Monday, 18 November 2013
DW Companions as PCs: Liz Shaw
In the real world, scientists are only highly knowledgeable about specific, narrow, fields - or at least they have been since about the early twentieth century. In the world of TV, however, being a scientist tends to mean you're skilled at pretty well anything science related, unless the show itself is focussed on some particular field. DWAITAS, and many other RPGs, tend to follow this approach, so we can say that, yes, Liz was very good at science, and leave it at that.
For some other systems, however, we might need to clarify just what she's good at. Even in DWAITAS, there's a valid question as to whether she has a speciality, and, if so, what it might be.
She's initially hired by UNIT because she's an expert on meteorites, which would tend to imply a good grounding in geology and astrophysics, probably with some astronomy and chemistry thrown in for good measure. "Meteorites" strikes me as an overly narrow specialism for a PC; frankly, it isn't going to crop up very often, and it's really not worth the cost of the character point. Physics and/or chemistry might, then, be a better bet - they're likely of more practical use than astronomy, especially in an earth-based campaign.
Speaking of physics, Liz also seems to have a good working knowledge of radioactive substances, judging from The Ambassadors of Death. Not to mention, from the same story, computer science and cryptography - she doesn't quite crack the alien code, but she gets closer than anyone else, bar the Doctor. (Granted, it's not clear how hard anyone else is really trying).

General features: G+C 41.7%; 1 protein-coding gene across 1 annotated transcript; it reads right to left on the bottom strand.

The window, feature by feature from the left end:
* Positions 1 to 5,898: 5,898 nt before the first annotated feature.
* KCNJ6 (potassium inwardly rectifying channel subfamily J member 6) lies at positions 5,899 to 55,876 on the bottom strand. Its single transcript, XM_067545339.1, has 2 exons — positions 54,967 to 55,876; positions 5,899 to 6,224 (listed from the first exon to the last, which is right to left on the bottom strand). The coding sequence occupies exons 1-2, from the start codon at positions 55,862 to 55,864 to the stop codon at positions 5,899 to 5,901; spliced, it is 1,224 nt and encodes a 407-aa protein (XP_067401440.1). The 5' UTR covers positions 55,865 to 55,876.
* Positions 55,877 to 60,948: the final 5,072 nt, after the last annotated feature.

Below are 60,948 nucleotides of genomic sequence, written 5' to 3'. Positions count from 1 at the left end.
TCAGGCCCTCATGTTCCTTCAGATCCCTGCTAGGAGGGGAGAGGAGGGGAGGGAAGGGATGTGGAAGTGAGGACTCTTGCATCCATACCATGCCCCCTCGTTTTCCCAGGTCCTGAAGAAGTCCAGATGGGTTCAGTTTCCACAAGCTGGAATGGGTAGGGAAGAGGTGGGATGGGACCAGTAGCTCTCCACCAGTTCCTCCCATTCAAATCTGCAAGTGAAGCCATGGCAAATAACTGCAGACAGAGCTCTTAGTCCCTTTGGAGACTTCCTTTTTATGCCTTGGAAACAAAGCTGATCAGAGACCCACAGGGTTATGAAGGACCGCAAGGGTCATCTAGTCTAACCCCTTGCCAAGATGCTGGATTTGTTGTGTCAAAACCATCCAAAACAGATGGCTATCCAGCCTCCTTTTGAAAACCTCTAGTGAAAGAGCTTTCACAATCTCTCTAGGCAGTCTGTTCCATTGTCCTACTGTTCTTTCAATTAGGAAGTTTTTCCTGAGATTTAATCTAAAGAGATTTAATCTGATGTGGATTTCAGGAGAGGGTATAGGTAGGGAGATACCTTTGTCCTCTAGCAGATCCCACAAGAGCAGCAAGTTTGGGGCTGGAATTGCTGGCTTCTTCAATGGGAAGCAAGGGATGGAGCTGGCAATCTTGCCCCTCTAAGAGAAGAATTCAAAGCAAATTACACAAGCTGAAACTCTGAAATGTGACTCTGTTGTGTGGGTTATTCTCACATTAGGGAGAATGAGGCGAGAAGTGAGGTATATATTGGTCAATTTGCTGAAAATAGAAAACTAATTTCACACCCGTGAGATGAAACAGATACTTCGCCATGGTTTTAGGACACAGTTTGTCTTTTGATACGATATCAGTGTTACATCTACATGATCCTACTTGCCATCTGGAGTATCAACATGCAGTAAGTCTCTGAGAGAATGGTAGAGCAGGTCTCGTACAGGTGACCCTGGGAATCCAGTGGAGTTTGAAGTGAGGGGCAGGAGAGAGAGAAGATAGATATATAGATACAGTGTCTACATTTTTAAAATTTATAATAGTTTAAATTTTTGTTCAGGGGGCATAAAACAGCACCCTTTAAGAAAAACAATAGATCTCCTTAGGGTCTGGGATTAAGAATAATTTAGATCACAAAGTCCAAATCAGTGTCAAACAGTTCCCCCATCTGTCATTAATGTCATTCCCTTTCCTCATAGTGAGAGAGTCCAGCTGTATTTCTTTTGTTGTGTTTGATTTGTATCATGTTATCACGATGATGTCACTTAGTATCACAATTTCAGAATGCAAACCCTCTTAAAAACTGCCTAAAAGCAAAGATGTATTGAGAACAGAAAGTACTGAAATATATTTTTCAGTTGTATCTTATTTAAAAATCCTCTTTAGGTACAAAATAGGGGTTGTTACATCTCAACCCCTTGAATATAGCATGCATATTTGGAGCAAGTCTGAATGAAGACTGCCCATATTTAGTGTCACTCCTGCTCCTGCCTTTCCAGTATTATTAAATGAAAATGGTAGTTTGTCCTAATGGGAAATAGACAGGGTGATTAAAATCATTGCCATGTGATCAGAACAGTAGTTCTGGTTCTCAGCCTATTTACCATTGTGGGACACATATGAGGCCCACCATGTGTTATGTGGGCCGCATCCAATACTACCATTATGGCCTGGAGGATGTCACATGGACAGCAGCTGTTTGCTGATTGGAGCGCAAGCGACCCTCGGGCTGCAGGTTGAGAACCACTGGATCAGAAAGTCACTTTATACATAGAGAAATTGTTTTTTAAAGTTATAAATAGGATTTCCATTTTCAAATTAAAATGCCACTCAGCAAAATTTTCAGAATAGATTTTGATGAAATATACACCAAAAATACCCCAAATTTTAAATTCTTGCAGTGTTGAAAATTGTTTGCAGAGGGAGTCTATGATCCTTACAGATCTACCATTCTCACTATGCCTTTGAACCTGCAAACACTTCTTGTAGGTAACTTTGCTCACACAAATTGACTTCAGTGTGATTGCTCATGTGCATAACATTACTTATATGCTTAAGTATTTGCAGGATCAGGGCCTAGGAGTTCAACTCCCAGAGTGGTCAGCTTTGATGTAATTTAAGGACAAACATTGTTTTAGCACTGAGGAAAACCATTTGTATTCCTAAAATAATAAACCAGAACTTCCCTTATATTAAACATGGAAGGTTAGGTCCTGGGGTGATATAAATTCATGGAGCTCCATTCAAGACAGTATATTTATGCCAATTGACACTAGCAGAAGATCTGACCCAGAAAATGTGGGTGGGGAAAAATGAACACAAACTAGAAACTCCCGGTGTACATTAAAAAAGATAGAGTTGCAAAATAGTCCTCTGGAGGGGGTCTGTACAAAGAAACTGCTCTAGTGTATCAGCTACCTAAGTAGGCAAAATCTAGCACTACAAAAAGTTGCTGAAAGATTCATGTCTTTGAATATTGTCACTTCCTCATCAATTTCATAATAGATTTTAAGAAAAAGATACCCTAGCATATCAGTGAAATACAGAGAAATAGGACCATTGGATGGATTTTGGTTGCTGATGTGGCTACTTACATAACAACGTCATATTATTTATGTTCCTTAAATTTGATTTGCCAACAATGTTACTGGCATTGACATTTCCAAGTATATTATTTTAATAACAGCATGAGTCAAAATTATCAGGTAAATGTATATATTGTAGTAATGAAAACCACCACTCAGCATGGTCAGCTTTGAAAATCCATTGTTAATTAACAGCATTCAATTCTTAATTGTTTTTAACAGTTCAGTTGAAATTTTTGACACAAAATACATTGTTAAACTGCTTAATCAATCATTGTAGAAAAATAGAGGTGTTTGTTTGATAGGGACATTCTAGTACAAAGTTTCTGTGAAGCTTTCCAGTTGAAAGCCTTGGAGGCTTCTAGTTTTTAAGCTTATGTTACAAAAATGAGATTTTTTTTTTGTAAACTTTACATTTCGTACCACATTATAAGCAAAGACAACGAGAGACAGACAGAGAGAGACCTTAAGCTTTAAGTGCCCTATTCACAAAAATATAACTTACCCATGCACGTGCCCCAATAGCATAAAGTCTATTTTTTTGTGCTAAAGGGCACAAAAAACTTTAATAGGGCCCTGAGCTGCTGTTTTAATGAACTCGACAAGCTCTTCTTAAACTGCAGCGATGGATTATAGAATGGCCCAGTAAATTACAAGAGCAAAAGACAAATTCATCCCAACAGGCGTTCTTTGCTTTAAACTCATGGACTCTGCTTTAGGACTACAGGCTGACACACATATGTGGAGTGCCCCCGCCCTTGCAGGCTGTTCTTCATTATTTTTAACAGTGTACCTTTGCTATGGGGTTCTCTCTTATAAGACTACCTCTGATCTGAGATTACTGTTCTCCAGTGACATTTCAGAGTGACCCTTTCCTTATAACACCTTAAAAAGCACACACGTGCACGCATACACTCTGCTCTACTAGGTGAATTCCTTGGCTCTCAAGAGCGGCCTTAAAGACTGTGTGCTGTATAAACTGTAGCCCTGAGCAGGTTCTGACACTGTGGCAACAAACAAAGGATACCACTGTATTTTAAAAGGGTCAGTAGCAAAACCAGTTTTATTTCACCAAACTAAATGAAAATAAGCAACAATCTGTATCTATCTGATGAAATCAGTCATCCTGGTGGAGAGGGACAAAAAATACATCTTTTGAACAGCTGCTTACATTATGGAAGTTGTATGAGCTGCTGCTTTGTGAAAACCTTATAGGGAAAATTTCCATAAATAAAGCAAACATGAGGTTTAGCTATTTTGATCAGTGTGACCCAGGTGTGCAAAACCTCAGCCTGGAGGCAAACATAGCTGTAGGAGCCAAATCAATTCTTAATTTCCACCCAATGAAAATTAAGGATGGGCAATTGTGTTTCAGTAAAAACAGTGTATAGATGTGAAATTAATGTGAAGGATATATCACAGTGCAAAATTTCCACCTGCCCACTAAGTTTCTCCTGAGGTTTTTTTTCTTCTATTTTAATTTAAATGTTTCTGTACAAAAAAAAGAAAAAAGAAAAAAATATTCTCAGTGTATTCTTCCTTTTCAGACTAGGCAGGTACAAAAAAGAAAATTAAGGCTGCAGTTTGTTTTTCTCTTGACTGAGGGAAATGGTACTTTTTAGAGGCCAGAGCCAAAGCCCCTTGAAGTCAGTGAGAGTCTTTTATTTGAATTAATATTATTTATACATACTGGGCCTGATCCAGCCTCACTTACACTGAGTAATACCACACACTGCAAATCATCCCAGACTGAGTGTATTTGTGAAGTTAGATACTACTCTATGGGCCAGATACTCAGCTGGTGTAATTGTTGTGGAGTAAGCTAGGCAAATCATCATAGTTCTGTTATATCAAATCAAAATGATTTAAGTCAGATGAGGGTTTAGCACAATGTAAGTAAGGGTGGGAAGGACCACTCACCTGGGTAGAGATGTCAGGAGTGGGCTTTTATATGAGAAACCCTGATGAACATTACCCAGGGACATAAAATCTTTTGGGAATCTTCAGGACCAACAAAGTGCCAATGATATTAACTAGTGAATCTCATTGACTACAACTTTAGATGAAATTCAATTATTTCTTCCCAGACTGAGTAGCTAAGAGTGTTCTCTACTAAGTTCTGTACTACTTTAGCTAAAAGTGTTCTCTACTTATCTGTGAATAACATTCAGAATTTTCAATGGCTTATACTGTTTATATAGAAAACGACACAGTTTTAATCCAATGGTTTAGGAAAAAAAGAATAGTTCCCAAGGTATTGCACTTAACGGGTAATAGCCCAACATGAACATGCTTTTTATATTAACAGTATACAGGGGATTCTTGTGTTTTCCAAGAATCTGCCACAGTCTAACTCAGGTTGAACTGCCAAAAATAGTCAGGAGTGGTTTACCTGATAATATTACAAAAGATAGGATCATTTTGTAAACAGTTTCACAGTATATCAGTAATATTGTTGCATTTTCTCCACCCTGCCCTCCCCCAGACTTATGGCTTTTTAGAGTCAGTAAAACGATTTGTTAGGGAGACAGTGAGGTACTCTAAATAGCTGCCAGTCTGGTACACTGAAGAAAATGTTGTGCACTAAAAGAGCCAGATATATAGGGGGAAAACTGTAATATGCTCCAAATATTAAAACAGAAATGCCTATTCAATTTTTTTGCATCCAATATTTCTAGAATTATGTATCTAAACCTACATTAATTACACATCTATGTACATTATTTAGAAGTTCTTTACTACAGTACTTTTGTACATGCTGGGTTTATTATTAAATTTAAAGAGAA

Liz, is, however, described by the Brigadier as having degrees in "everything". Even allowing for hyperbole on his part, there is certainly evidence that her player has chucked a lot of points into knowledge-based skills. Science is the obvious one, and there's plenty to show that Liz is a skilled scientist, at least before the Doctor turns up and over-shadows her.
In The Silurians, however, she's also shown to be good at medicine, and she mentions having a medical degree on a couple of other occasions, too. (Note, however, that nobody ever calls her "Dr. Shaw", suggesting she has neither a PhD nor an MD). Her work on the vaccine for the Silurian virus suggests a knowledge of pharmacology and virology somewhat surprising in a physicist, and makes one wonder how she got so many degrees in what must, judging by her age, be a fairly short time.
In addition to Science and Medicine, there is also, of course, Technology, or Engineering, or whatever it might be called in your system of choice. Both Inferno and The Ambassadors of Death show her skill at operating complex and highly technical equipment. True, on the screen, she doesn't appear to be doing much other than watching some dials and pulling a lever when told to, but it's clearly meant to be a bit more complicated than that, and something that not just anyone could do.
Somehow, with all of this on the character sheet, her player has still managed to find a few points left over for other things. For instance, Liz can speak French, although, technically, we don't hear her holding a full conversation in the language, so we don't really know how good she is. She seems to be reasonably athletic, at least enough to go potholing, and does give the impression of being rather good behind the wheel when she's involved in a car chase at one point.